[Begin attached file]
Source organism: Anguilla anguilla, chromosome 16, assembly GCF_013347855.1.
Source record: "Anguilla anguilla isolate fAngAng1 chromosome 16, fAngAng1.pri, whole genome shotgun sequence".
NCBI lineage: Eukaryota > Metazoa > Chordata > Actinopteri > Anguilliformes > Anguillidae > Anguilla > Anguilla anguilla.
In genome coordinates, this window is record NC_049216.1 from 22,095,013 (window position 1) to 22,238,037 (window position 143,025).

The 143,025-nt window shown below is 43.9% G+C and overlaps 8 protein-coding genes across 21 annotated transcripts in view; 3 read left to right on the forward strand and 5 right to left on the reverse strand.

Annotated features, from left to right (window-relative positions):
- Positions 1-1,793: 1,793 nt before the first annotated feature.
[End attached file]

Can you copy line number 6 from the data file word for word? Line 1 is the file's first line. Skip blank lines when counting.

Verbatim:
Annotated features, from left to right (window-relative positions):